south carolina

Kiawah Island

My extended family has gone to Kiawah Island for decades. While my first trip there was just a few years ago, I grew to love it pretty quickly. This is that "annual vacation" kind of place where people return year after year. The beach has ten miles of hard-packed sand, so you can ride bikes. Really, there is a sense of relief like most beach destinations. It's also big for golfers (not my thing). Here's an article I wrote for National Geographic: Into the Wild on Kiawah Island

I LOVE staying at The Sanctuary on Kiawah Island, a grande dame southern resort with an amazing spa. Every single night, we go to The Ocean Course  clubhouse for drinks at sunset (and save one night for dinner at The Atlantic Room). You can also rent a condo or a house - if you're traveling with a large family, a house is the way to go. Just make sure to rent a bike before you get there, especially if it's summer high season - the bike trails are flat, shaded, and so lovely! 

Before you enter Kiawah Resort (it's a private island so you have to go through security - but if you want to day trip from Charleston, just book a restaurant reservation somewhere on the island and you can explore), you'll pass Freshfields Village, which has cute clothes shops and what used to be a fantastic grocery store called Newton Farms. Now it is called The Village Market and it is terrible - a complete chaotic mess, run by Harris Teeter. I’m holding out hope it will return to the way it used to be.

As much as I enjoy Charleston, I am always eager to get back to Kiawah. Favorite restaurants: The Fat Hen (stop on your way to or from Charleston) is the best restaurant in the area - love it for brunch or dinner; Hege's in Freshfields Village for French-inspired food; The Ocean Course clubhouse for crispy shrimp, French fries, and wine. The best food you can find in Kiawah is by cooking in your rental house! 


Husk: Still the most talked about restaurant in Charleston, chef Sean Brock gets tons of press and it’s definitely worth a visit to see what all the fuss is about. It's Southern food gone completely bold and sometimes unconventional (like buffalo pig ear lettuce wraps - not my thing!). Innovative cocktail list and a menu that changes daily.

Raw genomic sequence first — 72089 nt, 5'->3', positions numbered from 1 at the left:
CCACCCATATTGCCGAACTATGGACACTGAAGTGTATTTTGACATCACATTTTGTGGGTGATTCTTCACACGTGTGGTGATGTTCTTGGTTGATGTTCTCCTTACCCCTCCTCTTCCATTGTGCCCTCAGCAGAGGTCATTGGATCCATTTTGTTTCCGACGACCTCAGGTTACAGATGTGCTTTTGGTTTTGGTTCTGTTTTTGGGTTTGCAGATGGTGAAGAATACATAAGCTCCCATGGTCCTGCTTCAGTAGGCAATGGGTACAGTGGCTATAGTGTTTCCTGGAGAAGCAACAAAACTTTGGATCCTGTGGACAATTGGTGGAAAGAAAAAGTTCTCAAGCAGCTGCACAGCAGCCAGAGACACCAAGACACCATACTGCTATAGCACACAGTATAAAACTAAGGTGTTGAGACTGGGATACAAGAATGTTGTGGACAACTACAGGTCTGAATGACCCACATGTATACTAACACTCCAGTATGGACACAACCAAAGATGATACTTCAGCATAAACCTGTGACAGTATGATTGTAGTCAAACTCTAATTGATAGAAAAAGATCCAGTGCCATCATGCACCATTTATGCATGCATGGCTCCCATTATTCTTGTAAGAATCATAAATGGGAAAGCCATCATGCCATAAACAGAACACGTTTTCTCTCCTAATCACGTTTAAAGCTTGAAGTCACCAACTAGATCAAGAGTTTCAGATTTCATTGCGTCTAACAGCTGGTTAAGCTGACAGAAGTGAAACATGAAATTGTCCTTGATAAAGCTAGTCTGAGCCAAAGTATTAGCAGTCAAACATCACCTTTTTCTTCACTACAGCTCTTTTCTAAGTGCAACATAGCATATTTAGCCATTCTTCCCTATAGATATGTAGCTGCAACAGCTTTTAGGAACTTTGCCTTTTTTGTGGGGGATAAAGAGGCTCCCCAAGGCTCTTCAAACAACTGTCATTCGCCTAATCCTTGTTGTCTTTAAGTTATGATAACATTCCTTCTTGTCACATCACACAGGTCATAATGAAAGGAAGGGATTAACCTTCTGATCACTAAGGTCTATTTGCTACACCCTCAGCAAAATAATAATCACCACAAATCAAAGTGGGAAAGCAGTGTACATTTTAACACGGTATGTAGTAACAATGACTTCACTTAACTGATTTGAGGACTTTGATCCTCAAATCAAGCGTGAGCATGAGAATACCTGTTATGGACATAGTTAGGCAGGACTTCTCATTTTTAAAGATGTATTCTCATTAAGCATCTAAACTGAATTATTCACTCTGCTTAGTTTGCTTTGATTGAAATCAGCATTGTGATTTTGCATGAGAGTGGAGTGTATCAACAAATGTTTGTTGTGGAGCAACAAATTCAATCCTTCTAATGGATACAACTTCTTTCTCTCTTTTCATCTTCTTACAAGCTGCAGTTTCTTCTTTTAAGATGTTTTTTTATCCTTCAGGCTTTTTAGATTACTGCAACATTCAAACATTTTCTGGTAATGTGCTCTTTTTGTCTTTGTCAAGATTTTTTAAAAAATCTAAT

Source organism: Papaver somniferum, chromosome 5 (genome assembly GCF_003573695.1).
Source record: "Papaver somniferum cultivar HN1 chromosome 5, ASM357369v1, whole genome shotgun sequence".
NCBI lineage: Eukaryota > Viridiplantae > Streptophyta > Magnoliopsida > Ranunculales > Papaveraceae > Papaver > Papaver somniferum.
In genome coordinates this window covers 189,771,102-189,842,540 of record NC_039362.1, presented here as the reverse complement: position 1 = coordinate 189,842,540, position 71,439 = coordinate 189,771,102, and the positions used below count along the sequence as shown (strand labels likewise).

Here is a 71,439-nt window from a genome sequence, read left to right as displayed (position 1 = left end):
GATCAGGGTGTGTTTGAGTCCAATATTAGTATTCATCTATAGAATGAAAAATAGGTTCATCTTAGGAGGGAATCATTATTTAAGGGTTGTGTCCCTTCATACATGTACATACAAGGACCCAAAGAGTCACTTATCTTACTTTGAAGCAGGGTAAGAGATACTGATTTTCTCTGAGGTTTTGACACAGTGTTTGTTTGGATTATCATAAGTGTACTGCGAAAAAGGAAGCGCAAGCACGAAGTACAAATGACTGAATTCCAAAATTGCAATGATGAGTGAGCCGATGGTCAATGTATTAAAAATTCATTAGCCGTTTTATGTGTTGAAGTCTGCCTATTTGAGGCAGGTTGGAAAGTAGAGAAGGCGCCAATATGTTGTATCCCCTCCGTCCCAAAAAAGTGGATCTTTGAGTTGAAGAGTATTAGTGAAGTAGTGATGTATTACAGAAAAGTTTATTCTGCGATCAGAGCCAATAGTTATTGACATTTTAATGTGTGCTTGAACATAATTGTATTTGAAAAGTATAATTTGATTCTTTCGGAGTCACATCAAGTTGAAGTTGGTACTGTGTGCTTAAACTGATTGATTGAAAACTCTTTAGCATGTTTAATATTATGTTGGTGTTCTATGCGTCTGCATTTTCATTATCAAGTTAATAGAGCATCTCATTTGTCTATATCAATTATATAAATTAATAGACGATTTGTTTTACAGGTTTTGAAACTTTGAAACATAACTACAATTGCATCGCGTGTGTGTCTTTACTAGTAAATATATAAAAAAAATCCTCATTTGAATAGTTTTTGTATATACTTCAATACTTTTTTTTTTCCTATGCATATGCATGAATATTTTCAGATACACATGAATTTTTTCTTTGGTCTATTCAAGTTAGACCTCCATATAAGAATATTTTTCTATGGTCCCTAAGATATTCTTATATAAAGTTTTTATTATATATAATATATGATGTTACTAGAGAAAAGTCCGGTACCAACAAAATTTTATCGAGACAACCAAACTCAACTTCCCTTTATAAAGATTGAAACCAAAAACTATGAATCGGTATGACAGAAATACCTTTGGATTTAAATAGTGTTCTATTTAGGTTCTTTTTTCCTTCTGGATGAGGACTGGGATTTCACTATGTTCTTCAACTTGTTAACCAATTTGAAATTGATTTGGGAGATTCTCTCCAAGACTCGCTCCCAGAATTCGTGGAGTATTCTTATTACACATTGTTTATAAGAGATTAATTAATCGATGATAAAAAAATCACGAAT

McCrady’s: I love McCrady's, also helmed by chef Sean Brock. Housed in a Georgian home where George Washington once had dinner, McCrady’s is old-school and delicious. 

Bull Street Gourmet: On King Street in downtown Charleston. BEST sandwiches, like tomato and mozzarella and chicken salad. Their granola bar is also great, filled with oats, brown sugar, cranberries, gold raisins, almonds, walnuts, cinnamon and honey. Ideally, I stop here to pick up food for the plane on the way home - or if you need a break from eating and want something super casual.  

Schooner Pride: If you feel like a sunset sail, this company is great. 

Palmetto Carriage Tour: One of those touristy things to do in Charleston - but it's fun to see all the gorgeous homes by carriage.

Middleton Place Plantation: No relation to Kate, but this Middleton family is equally storied (they can count 1,600 descendants) The gardens here rival the best in England and were laid out in 1741. The number of original objects on display is staggering. You can stay on-site at The Inn at Middleton Place, which is modern and minimalist. This is such a beautiful place. 

Gibbes Museum of Art: Your (art) culture stop in Charleston. Check out which rotating special exhibits are on display and don’t miss the permanent “Charleston Story,” detailing the city’s rich history.

Charleston Place: I have now stayed here a few times and I don't LOVE it. It’s deceptively large, with 441 rooms, which means convention and meetings often take over. The location is perfect and I do love the classic Thoroughbred Club for afternoon tea and cocktails, and the fact that you can score a mini Charleston Chew when you go talk to the concierge.

The Peninsula Grill: Please do not leave Charleston without sampling a slice of their famous twelve-layer coconut cake. I marched into the bar, ordered one to go, and ate it in my room. Well, some of it. It’s really rich!! This is also one of Charleston’s nicest places to have dinner.

SKIP! Boone Hall Plantation: Boone Hall gets a lot of attention because of the famous “Avenue of the Oaks.” But after Middleton Place, Boone Hall feels contrived. Almost all of it is a reproduction and there was not a single ounce of Southern friendliness to be found when I visited.